Die rol van die Nasionale Studentefinansieringskema (NSFAS) in die fasilitering van toegang tot hoer onderwys vir studente uit armer gemeenskappe in Suid-Afrika
CITATION: De Villiers, P. 2017. Die rol van die Nasionale Studentefinansieringskema (NSFAS) in die fasilitering van toegang tot hoer onderwys vir studente uit armer gemeenskappe in Suid-Afrika. Tydskrif vir Geesteswetenskappe, 57(4):971-989, doi:10.17159/2224-7912/2017/v57n4a7.
The original publication is available at http://www.scielo.org.za
In die vorige politieke bestel was swart studente onderverteenwoordig aan universiteite in Suid-Afrika. In 1990 was byvoorbeeld slegs 37,7% van studente swart. Met die oorgang na die nuwe politieke bestel is alle beperkings tot hoëronderwysinstellings wat op ras gebaseer was, verwyder. 'n Nuwe struikelblok vir toegang van voorheen uitgeslote groepe was die hoë koste van universiteitsopleiding. Finansiële realiteite het verhoed dat armer studente dit kon bekostig om verder by hoëronderwysinstellings te gaan studeer. Die staat se subsidie aan universiteite het sedert 1990 toenemend in reële per capita-terme afgeneem. Gevolglik het universiteite hulle klasgelde verhoog om hul boeke te laat klop. NSFAS is gestig om hoër onderwys meer bekostigbaar vir armer studente te maak. Sedert 1995 is R60,6 miljard aan universiteitstudente en R12,1 miljard aan TVET-studente uitbetaal. NSFAS-studente vaar beter as nie-NSFAS-studente in die sin dat 'n groter persentasie van hulle kwalifikasies verwerf en 'n kleiner persentasie van hulle onsuksesvol uit die stelsel val, vergeleke met die nie-NSFAS-studente. In die proses het die demografie van universiteitstudente ook baie verander. Teen 2014 was 71,1% van universiteitstudente swart. NSFAS het beslis 'n positiewe bydrae daartoe gelewer.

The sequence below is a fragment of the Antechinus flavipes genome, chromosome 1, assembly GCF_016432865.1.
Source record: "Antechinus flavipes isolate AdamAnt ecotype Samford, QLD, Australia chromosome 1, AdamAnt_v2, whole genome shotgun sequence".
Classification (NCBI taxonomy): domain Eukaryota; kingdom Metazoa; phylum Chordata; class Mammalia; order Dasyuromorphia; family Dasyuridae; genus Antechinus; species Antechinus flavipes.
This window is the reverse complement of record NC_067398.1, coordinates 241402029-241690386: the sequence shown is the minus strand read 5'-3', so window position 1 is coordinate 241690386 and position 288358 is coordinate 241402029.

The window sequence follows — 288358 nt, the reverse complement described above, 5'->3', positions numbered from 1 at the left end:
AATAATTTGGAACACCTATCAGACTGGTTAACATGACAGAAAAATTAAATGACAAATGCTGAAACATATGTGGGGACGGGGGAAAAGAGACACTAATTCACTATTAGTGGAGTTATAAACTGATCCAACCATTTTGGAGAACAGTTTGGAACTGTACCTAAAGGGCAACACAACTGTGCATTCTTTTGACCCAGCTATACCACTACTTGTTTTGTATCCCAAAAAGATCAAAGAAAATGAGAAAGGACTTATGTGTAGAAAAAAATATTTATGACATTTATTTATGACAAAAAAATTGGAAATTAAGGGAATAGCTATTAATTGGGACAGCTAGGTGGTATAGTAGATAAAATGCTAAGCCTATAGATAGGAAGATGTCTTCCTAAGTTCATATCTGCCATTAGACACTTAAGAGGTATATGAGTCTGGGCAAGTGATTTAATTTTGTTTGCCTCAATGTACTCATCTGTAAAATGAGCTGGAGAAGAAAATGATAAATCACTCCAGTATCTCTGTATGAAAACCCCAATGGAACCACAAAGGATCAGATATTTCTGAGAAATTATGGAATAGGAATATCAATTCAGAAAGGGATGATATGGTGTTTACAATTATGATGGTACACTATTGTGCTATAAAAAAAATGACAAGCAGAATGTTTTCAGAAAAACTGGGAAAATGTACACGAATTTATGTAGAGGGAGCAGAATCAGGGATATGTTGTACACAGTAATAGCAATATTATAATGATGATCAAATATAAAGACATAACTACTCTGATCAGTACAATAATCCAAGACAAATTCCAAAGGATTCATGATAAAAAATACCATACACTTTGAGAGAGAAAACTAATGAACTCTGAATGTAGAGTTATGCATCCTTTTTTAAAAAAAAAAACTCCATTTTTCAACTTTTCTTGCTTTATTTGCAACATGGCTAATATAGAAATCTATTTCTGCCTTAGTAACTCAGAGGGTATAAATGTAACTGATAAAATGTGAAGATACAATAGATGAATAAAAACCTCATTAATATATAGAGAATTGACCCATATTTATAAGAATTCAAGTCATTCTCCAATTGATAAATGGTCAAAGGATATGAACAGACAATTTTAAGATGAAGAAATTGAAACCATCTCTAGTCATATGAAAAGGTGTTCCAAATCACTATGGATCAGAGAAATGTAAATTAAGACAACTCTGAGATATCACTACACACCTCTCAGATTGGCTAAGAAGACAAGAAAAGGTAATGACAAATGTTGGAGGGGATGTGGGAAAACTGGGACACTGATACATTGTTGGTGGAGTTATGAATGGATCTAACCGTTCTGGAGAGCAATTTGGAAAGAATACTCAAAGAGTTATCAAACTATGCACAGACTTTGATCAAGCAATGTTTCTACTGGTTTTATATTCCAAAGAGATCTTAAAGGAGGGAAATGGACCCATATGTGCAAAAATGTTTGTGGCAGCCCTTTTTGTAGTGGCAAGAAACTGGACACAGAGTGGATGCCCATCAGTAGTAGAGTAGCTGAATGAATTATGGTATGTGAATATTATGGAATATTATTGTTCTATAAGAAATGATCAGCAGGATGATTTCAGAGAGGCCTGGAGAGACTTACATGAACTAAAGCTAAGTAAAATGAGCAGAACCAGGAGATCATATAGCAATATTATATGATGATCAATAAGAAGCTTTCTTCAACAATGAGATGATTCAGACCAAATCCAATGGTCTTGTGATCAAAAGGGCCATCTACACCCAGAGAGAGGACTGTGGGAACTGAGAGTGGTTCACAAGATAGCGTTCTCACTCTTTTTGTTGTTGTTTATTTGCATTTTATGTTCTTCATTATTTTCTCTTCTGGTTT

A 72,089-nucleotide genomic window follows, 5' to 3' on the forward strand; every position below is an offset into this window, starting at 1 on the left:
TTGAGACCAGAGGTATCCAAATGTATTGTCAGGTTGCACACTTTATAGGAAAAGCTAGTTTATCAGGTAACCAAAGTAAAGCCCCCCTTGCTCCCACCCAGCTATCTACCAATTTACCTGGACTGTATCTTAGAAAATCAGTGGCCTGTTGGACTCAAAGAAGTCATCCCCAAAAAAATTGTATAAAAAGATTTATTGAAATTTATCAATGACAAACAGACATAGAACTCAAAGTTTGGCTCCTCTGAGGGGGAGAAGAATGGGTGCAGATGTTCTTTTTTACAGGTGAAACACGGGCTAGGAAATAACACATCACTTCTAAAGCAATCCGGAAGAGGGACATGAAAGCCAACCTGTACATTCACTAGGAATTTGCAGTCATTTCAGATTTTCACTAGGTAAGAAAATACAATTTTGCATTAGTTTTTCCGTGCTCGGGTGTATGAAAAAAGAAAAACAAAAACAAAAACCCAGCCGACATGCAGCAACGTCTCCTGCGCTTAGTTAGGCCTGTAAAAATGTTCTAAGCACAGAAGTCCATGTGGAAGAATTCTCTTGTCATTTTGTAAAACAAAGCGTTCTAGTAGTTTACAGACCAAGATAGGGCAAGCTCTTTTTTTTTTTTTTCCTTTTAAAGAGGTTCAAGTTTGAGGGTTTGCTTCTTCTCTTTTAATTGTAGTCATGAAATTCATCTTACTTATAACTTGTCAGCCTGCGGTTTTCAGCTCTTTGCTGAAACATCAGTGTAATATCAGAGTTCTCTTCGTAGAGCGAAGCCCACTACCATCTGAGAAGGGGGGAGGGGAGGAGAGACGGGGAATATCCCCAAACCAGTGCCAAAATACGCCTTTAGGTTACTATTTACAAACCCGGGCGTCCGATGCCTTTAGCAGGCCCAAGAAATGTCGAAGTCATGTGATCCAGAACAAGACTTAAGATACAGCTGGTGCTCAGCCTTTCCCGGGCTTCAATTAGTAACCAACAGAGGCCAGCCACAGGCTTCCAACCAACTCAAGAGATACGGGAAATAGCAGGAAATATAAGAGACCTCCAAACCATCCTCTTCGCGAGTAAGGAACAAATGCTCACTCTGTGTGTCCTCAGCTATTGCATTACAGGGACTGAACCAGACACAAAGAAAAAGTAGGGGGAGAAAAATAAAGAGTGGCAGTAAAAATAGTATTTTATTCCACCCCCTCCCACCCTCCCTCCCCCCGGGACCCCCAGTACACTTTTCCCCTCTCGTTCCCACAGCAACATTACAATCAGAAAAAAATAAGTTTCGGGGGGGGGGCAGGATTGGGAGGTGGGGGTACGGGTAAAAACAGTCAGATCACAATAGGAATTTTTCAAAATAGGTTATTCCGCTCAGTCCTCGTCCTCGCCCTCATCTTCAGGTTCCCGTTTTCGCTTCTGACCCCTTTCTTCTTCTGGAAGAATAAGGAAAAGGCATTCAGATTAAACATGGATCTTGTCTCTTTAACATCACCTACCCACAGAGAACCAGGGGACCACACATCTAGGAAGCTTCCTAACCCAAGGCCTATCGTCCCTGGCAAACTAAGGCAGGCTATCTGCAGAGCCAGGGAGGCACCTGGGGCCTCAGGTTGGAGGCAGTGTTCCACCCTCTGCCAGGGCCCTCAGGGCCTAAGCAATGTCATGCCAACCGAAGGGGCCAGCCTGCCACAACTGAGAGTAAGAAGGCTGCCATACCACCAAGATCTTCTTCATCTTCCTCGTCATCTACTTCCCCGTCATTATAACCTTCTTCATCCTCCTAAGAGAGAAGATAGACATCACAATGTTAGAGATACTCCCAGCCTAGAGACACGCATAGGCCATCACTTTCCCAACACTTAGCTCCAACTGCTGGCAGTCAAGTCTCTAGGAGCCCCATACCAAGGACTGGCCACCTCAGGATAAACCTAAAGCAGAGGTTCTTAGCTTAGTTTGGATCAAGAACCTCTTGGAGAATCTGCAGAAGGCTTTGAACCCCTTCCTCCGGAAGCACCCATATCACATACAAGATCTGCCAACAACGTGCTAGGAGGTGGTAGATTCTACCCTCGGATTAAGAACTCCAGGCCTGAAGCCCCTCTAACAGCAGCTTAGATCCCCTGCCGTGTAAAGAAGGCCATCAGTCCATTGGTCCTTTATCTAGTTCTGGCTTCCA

In the previous political dispensation, the student population at universities did not reflect the demographics of South Africa. In 1990, for example, only 37,7% of the students were black while no less than 50,3% were white. In the new democratic South Africa people were of the opinion that the injustices of the past would be rectified and that more people who had previously been prevented from entering the higher education system as a result of discriminatory racial laws would now be able to enter the system. However, financial constraints became an important factor prohibiting prospective students from poor communities to enter the system. The expenditure of the state on higher education in real per capita terms decreased after 1990. The percentage of GDP devoted to higher education as well as the percentage of total state expenditure and the percentage of educational expenditure devoted to higher education continued to decrease over time. Universities have three income streams: subsidies from the state, tuition fees and the third income stream including items like donations, investment returns and contract research. The result being that universities were forced to increase tuition fees by more than the inflation rate to balance their books, because state subsidies had become a smaller percentage of their income. This made higher education even more unaffordable to the poor. To rectify the situation, the National Student Financial Aid Scheme (NSFAS) was established in the middle 1990s. With NSFAS the student receives a 100% loan, but depending on the success rate a student’s loan could proportionally be converted into a bursary. For example, for every 25% of courses passed, 10% of the loan is converted into a bursary. Thus, a maximum of 40% of the loan may eventually be converted into a bursary. If a student registers as a final year student and succeeds in completing his degree, that year’s loan is also converted into a bursary. There is thus a built-in incentive in the scheme to be successful in order for students to be able to decrease the size of their loan. NSFAS started on a small scale and 40 002 students received NSFAS awards in 1995 and R154 million was paid to students. The state then contributed R40 million towards NSFAS. Over time that changed quite substantially and in 2016 NSFAS helped 225 950 university students (as well as 225 557 students at TVET colleges) and paid out R10,3 billion to the students (with a further R2,11 billion paid to TVET students). In 2016 the state contributed R14,04 billion towards NSFAS. In total the state has contributed R56,8 billion to NSFAS while over time R72,3 billion was paid out to NSFAS students. On average 121 253 university students were helped annually for the period 1995–2016 and since 2007 on average 138 034 TVET students were supported. According to NSFAS annual reports NSFAS students, pass more than 75% of the courses for which they enrol. When the progress of the cohorts of NSFAS and non-NSFAS students that entered universities for the first time in 2000 to 2004 are compared, the NSFAS students seem to be more successful. A higher percentage of the original group of NSFAS students obtained a qualification by 2009 and a smaller percentage dropped out relative to the non-NSFAS cohort. It does seem as though NSFAS funds make it possible for students to stay in the higher education system even if they are not fully successful. The financial burden on non-NSFAS students is too high if they are not successful and they then tend to leave the system. Over time the demographics of university students changed dramatically and in 2014 71,1% of the students were black. Although it is by no means the only reason, NSFAS definitely had a positive influence on getting more students from previously disadvantaged backgrounds into the higher education system.